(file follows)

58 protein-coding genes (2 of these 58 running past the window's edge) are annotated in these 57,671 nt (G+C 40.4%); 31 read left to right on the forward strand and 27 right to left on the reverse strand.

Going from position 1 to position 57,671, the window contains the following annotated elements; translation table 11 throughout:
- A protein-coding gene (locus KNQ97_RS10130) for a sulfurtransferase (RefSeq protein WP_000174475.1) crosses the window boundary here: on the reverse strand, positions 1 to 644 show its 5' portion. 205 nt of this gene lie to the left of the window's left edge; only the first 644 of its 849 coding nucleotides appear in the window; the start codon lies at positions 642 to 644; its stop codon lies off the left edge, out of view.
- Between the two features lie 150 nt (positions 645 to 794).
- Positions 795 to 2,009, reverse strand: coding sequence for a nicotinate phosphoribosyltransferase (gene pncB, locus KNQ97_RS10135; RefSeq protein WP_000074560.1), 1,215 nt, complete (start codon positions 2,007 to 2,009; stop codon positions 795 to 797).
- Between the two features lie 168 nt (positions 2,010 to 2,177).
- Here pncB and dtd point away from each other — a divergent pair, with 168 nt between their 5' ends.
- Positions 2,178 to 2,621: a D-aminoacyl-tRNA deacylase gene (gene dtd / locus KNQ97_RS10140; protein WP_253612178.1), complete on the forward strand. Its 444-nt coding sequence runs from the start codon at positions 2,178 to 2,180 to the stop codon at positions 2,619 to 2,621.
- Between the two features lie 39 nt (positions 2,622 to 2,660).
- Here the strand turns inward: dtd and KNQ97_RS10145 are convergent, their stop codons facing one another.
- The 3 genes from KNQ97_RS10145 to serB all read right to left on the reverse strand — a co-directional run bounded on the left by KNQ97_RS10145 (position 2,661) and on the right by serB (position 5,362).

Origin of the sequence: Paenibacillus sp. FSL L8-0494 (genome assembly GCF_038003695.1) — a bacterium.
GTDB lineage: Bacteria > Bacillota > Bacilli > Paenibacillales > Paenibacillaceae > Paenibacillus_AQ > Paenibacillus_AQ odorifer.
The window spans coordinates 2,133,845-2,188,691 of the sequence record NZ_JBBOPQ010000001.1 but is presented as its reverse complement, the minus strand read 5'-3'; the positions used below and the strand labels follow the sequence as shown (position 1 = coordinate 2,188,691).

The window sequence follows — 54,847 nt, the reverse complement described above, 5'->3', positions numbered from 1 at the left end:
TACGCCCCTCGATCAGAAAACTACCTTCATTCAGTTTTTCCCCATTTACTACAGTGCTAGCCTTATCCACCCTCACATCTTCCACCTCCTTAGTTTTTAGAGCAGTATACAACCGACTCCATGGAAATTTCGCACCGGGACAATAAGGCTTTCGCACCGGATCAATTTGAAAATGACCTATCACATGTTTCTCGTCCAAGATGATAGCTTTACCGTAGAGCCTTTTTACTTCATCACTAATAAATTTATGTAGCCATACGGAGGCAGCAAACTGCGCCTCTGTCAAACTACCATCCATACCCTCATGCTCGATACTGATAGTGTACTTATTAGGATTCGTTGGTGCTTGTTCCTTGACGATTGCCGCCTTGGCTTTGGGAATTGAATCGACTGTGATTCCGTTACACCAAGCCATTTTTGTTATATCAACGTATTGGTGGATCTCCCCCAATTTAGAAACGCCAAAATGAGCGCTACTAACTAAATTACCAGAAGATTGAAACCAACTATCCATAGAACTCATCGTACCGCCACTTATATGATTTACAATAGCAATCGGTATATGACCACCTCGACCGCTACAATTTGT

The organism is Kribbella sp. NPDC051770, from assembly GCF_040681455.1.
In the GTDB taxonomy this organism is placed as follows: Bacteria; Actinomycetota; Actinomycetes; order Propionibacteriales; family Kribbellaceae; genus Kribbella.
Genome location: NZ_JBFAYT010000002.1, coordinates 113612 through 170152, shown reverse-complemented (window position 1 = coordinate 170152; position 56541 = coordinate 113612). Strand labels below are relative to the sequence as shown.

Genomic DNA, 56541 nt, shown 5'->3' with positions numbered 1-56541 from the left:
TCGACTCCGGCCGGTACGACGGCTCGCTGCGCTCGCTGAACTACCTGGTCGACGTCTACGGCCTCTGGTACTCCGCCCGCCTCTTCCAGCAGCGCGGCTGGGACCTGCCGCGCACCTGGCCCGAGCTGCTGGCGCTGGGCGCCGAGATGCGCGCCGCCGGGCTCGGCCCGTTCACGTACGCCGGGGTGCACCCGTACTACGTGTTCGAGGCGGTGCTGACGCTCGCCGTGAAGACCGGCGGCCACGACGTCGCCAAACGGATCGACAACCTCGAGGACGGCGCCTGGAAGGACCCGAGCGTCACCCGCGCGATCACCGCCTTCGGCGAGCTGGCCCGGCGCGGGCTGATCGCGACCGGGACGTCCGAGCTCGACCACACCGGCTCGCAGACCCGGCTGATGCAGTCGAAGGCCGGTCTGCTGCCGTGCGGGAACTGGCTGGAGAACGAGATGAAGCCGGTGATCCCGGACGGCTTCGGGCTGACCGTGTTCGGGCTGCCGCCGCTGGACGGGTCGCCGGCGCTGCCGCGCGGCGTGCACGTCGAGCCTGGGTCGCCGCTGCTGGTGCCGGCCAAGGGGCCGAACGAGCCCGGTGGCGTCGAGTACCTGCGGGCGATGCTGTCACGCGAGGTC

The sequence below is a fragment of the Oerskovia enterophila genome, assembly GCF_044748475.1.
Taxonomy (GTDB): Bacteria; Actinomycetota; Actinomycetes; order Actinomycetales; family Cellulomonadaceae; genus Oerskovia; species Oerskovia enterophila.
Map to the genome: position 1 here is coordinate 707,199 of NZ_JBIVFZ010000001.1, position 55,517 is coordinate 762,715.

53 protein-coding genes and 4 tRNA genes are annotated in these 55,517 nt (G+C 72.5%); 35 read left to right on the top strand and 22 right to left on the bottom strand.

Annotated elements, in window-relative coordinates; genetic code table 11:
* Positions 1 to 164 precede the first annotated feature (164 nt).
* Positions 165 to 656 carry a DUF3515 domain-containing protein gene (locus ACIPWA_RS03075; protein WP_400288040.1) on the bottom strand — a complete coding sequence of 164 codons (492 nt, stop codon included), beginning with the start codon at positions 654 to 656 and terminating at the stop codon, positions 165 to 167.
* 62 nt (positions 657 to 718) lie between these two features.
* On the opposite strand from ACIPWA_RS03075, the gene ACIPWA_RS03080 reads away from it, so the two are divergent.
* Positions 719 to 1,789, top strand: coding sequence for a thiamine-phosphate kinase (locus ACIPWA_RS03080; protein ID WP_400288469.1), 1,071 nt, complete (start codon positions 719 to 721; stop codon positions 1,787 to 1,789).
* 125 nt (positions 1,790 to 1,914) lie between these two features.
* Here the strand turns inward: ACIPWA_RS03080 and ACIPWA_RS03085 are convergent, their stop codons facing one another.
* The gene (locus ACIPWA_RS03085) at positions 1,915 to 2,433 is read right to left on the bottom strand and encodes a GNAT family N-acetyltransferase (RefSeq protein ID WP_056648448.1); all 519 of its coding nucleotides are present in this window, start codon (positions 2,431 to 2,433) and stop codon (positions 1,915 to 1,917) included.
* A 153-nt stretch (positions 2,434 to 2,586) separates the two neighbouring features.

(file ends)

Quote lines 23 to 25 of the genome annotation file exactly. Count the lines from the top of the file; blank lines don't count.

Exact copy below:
Taxonomy (GTDB): Bacteria; Actinomycetota; Actinomycetes; order Actinomycetales; family Cellulomonadaceae; genus Oerskovia; species Oerskovia enterophila.
Map to the genome: position 1 here is coordinate 707,199 of NZ_JBIVFZ010000001.1, position 55,517 is coordinate 762,715.

53 protein-coding genes and 4 tRNA genes are annotated in these 55,517 nt (G+C 72.5%); 35 read left to right on the top strand and 22 right to left on the bottom strand.